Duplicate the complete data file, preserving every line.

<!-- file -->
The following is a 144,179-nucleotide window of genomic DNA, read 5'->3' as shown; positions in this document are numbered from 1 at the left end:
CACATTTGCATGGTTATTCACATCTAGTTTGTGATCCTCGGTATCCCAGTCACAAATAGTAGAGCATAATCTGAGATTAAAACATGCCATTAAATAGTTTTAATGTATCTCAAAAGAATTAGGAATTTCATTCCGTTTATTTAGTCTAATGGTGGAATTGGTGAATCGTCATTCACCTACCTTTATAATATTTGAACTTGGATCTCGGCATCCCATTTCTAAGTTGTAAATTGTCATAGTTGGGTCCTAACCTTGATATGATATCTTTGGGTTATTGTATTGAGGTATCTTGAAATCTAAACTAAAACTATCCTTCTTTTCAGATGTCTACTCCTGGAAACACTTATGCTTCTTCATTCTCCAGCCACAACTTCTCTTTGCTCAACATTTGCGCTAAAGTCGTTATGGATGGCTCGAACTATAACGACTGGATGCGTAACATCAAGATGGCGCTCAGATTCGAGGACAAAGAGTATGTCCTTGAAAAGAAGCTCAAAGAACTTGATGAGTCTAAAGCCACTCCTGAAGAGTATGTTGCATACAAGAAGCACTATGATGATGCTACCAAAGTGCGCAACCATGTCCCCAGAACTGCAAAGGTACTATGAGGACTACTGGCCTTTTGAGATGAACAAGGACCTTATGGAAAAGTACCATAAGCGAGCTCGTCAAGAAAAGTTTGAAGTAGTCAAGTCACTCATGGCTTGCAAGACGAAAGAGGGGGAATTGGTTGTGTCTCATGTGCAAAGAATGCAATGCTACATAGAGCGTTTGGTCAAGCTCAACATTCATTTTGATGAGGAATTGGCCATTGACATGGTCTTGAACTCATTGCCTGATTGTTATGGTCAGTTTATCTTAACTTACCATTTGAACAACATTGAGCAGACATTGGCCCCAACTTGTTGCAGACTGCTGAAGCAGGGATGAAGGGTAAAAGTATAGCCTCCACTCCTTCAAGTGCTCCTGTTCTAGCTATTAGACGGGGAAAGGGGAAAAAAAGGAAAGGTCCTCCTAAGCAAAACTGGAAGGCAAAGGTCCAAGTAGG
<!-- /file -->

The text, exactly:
The following is a 144,179-nucleotide window of genomic DNA, read 5'->3' as shown; positions in this document are numbered from 1 at the left end:
CACATTTGCATGGTTATTCACATCTAGTTTGTGATCCTCGGTATCCCAGTCACAAATAGTAGAGCATAATCTGAGATTAAAACATGCCATTAAATAGTTTTAATGTATCTCAAAAGAATTAGGAATTTCATTCCGTTTATTTAGTCTAATGGTGGAATTGGTGAATCGTCATTCACCTACCTTTATAATATTTGAACTTGGATCTCGGCATCCCATTTCTAAGTTGTAAATTGTCATAGTTGGGTCCTAACCTTGATATGATATCTTTGGGTTATTGTATTGAGGTATCTTGAAATCTAAACTAAAACTATCCTTCTTTTCAGATGTCTACTCCTGGAAACACTTATGCTTCTTCATTCTCCAGCCACAACTTCTCTTTGCTCAACATTTGCGCTAAAGTCGTTATGGATGGCTCGAACTATAACGACTGGATGCGTAACATCAAGATGGCGCTCAGATTCGAGGACAAAGAGTATGTCCTTGAAAAGAAGCTCAAAGAACTTGATGAGTCTAAAGCCACTCCTGAAGAGTATGTTGCATACAAGAAGCACTATGATGATGCTACCAAAGTGCGCAACCATGTCCCCAGAACTGCAAAGGTACTATGAGGACTACTGGCCTTTTGAGATGAACAAGGACCTTATGGAAAAGTACCATAAGCGAGCTCGTCAAGAAAAGTTTGAAGTAGTCAAGTCACTCATGGCTTGCAAGACGAAAGAGGGGGAATTGGTTGTGTCTCATGTGCAAAGAATGCAATGCTACATAGAGCGTTTGGTCAAGCTCAACATTCATTTTGATGAGGAATTGGCCATTGACATGGTCTTGAACTCATTGCCTGATTGTTATGGTCAGTTTATCTTAACTTACCATTTGAACAACATTGAGCAGACATTGGCCCCAACTTGTTGCAGACTGCTGAAGCAGGGATGAAGGGTAAAAGTATAGCCTCCACTCCTTCAAGTGCTCCTGTTCTAGCTATTAGACGGGGAAAGGGGAAAAAAAGGAAAGGTCCTCCTAAGCAAAACTGGAAGGCAAAGGTCCAAGTAGG